Kirsten Lyttle,Gundulu/Emu Kākahu huruhuru, 2018. Macramé cord (Cotton), Cotton twine, Digital prints on Fuji lustre paper. Edition 1 of 1. Photograph J Forsyth.

Kirsten Lyttle

Kirsten Lyttle is a Melbourne based multi-media artist who is of Māori descent. Her Iwi (tribe) is Waikato, tribal affiliation is Ngāti Tahinga, Tainui A Whiro. She was born in Sydney, spent her childhood in Wellington, New Zealand and grew-up in Melbourne, where she is still based.

Originally studying Philosophy (B.A Hons., La Trobe University), she left her Master of Arts (Research) in Philosophy at the University of Melbourne to pursue her passion for art. Trained as a photographer (Fine Art) at RMIT University, she completed a Fine Art Degree with Distinction in 2008. Distinctions’ continued when in 2013, she was awarded a Master of Fine Art (RMIT University). She is currently a PhD candidate at Deakin University (Burwood) currently teaching photography in the School of Community and Creative Arts, Deakin University.

She has exhibited widely in Australia and internationally including, Indonesian Contemporary Art Network Yogyakarta (Indonesia), Galleria 291 Est. Rome (Italy), and Oedipus Rex Gallery Auckland. In 2015 she went to Canada as the artist in residence as part of the RMIT/University of Lethbridge, Indigenous Residency Gushul Studio, Blairmore, Canada. Recent solo shows include, Digital Mana, shown at CCP, 2nd February - 11th March 2018, and Keteparaha/Toolkit, shown at Blak Dot Gallery, 22 March – 8 April 2018..

She has exhibited widely in Australia and internationally including, Indonesian Contemporary Art Network Yogyakarta (Indonesia), Galleria 291 Est. Rome (Italy), and Oedipus Rex Gallery Auckland. In 2015 she went to Canada as the artist in residence as part of the RMIT/University of Lethbridge, Indigenous Residency Gushul Studio, Blairmore, Canada. Recent solo shows include, Digital Mana, shown at CCP, 2nd February - 11th March 2018, and Keteparaha/Toolkit, shown at Blak Dot Gallery, 22 March – 8 April 2018.

Her arts practise explores issues of post-colonialism, identity and the expression of Maori customary art (in particular, weaving) through digital technologies, such as photography and scanning.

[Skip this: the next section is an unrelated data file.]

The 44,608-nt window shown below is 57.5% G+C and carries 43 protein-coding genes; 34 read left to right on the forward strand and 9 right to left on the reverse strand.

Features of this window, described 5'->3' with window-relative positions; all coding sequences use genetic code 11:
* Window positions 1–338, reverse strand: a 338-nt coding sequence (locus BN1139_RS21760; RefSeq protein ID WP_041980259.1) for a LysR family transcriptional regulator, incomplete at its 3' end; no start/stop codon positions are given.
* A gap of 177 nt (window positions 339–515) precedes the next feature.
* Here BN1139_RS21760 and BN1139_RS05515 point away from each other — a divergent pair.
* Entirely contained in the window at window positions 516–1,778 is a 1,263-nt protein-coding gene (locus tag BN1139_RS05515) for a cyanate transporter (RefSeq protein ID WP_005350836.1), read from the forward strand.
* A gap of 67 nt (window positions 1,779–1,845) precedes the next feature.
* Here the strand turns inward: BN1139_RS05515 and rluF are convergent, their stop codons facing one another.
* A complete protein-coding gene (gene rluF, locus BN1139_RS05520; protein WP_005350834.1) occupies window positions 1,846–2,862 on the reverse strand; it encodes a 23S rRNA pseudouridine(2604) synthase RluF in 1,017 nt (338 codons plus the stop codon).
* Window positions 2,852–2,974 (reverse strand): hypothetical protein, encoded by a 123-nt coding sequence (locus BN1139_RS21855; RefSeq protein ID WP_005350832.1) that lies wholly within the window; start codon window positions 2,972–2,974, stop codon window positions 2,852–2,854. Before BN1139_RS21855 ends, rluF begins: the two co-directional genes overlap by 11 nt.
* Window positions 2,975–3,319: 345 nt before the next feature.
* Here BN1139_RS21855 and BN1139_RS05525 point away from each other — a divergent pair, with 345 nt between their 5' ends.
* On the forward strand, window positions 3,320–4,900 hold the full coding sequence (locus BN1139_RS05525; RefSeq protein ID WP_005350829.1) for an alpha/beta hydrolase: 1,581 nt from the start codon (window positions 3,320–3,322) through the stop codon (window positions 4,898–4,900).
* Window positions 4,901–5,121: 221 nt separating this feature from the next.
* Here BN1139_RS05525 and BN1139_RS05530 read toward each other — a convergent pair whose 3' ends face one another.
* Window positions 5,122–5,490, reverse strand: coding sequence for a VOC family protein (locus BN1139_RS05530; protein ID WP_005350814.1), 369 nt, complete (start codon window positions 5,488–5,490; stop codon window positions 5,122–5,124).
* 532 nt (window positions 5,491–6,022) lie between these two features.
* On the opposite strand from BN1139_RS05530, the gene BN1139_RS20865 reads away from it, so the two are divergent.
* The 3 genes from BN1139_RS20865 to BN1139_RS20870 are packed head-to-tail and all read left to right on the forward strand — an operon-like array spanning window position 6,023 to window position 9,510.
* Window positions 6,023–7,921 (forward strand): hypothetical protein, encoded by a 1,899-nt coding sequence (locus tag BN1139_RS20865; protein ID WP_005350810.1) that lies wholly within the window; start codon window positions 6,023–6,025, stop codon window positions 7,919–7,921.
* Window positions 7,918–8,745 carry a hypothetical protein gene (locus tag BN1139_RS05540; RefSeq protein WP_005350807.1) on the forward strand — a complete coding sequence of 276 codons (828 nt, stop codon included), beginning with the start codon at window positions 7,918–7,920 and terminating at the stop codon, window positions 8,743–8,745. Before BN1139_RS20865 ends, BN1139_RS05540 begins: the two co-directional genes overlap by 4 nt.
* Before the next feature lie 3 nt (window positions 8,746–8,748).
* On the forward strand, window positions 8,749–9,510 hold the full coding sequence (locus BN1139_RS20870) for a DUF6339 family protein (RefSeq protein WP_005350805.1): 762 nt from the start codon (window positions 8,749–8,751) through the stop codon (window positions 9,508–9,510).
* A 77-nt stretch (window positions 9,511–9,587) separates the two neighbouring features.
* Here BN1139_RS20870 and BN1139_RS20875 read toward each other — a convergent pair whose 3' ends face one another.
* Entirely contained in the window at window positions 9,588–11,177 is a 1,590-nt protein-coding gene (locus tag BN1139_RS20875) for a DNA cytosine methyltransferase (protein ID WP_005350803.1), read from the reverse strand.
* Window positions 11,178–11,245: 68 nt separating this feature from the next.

Lyttle will also be “working” from the exhibition space. Check program for details.

Work

Digital Manais a series of works that explore the relationship between manual labour, technology and culture by using the physical surface of the photograph as a site for making customary Māori woven artworks. The project explores issues of materiality for Pacific diaspora customary artists living outside of their ancestral homeland. How do diaspora weave in a foreign land when their traditional plants and materials are not available? Can new technology, such as digital photography, be used in customary, indigenous ways?

The title, Digital Mana, is a self-coined phrase that combines English and Te Reo Māori (the Māori Language) in order to question the compatibility of digital media (digital image capture, process and print production) and the fundamental Māori concept of Mana (meaning the importance, status and spiritual power of a person and/or an object). My vantage point is that of a Māori-Australian, photographer and weaver. Māori weaving has become an important part of my arts practice, as it is a link and connection to my Māori heritage and ancestors. Digital Mana aligns the digital photographic process and production with indigenous methods of making, not just as a conceptual representation or thematically, but to make the process of digital art making, in itself, indigenous.

For Māori, the highest prestige garment that can be woven is the Kākahu Korowai, or feather cloak. In this project, feathers are photographed, then these photographic prints are sliced and woven to make a life-sized, three-dimensional cloak, using customary, Kākahu Korowai techniques. There are two elements to this exhibition; 1) a series of photographic prints showing detailed (and close-up images of Kākahu Korowai (feather cloaks) in which all of the feathers will be from Australian native birds (such as emu) and 2) a handwoven life-sized (and wearable) photographic cloak.